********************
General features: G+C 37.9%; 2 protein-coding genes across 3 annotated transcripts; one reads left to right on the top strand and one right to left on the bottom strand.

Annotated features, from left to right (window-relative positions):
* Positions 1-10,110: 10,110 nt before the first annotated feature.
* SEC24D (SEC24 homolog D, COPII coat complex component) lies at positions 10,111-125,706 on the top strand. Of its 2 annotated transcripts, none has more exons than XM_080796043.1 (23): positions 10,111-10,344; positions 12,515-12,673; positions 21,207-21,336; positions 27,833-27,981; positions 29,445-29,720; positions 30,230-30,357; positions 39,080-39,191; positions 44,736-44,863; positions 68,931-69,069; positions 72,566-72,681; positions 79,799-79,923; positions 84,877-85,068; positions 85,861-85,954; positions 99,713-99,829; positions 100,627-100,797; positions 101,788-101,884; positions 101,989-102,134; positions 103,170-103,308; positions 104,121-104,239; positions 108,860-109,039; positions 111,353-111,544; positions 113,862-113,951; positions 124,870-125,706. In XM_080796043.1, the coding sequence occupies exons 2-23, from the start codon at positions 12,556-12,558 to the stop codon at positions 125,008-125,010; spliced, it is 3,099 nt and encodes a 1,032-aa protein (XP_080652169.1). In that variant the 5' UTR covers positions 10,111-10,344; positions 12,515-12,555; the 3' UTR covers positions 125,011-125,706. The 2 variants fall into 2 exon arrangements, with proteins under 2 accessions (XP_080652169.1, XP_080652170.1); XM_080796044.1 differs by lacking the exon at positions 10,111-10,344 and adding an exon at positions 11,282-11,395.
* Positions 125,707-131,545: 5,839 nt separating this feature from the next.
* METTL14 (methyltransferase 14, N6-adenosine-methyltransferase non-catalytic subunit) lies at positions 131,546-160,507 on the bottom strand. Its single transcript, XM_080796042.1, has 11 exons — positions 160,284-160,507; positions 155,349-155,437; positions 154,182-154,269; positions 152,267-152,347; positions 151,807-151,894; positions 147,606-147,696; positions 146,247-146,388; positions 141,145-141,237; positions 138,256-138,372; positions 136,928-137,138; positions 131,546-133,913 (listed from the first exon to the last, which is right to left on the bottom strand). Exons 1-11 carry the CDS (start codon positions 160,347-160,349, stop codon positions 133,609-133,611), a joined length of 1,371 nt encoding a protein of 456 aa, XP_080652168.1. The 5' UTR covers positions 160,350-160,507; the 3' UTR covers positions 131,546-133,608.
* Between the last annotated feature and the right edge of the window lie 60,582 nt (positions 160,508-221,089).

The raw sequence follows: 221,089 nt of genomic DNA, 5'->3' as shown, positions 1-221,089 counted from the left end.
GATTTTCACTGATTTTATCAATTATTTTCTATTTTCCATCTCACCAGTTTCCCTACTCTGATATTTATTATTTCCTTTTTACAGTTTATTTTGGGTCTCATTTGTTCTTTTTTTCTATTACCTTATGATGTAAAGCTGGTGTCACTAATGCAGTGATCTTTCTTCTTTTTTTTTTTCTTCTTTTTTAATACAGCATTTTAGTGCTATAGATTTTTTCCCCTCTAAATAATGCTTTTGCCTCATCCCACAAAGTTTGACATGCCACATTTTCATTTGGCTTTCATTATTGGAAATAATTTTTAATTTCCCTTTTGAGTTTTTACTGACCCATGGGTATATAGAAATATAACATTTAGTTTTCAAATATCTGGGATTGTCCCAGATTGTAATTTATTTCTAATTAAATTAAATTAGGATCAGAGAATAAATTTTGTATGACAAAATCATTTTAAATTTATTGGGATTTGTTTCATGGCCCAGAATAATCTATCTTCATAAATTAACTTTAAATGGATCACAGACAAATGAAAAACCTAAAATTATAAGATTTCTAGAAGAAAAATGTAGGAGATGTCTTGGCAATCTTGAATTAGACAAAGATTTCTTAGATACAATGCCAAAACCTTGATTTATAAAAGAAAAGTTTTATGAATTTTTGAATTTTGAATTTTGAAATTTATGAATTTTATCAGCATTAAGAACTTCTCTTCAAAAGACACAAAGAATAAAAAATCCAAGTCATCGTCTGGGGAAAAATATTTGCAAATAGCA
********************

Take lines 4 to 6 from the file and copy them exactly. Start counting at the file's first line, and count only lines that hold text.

* SEC24D (SEC24 homolog D, COPII coat complex component) lies at positions 10,111-125,706 on the top strand. Of its 2 annotated transcripts, none has more exons than XM_080796043.1 (23): positions 10,111-10,344; positions 12,515-12,673; positions 21,207-21,336; positions 27,833-27,981; positions 29,445-29,720; positions 30,230-30,357; positions 39,080-39,191; positions 44,736-44,863; positions 68,931-69,069; positions 72,566-72,681; positions 79,799-79,923; positions 84,877-85,068; positions 85,861-85,954; positions 99,713-99,829; positions 100,627-100,797; positions 101,788-101,884; positions 101,989-102,134; positions 103,170-103,308; positions 104,121-104,239; positions 108,860-109,039; positions 111,353-111,544; positions 113,862-113,951; positions 124,870-125,706. In XM_080796043.1, the coding sequence occupies exons 2-23, from the start codon at positions 12,556-12,558 to the stop codon at positions 125,008-125,010; spliced, it is 3,099 nt and encodes a 1,032-aa protein (XP_080652169.1). In that variant the 5' UTR covers positions 10,111-10,344; positions 12,515-12,555; the 3' UTR covers positions 125,011-125,706. The 2 variants fall into 2 exon arrangements, with proteins under 2 accessions (XP_080652169.1, XP_080652170.1); XM_080796044.1 differs by lacking the exon at positions 10,111-10,344 and adding an exon at positions 11,282-11,395.
* Positions 125,707-131,545: 5,839 nt separating this feature from the next.
* METTL14 (methyltransferase 14, N6-adenosine-methyltransferase non-catalytic subunit) lies at positions 131,546-160,507 on the bottom strand. Its single transcript, XM_080796042.1, has 11 exons — positions 160,284-160,507; positions 155,349-155,437; positions 154,182-154,269; positions 152,267-152,347; positions 151,807-151,894; positions 147,606-147,696; positions 146,247-146,388; positions 141,145-141,237; positions 138,256-138,372; positions 136,928-137,138; positions 131,546-133,913 (listed from the first exon to the last, which is right to left on the bottom strand). Exons 1-11 carry the CDS (start codon positions 160,347-160,349, stop codon positions 133,609-133,611), a joined length of 1,371 nt encoding a protein of 456 aa, XP_080652168.1. The 5' UTR covers positions 160,350-160,507; the 3' UTR covers positions 131,546-133,608.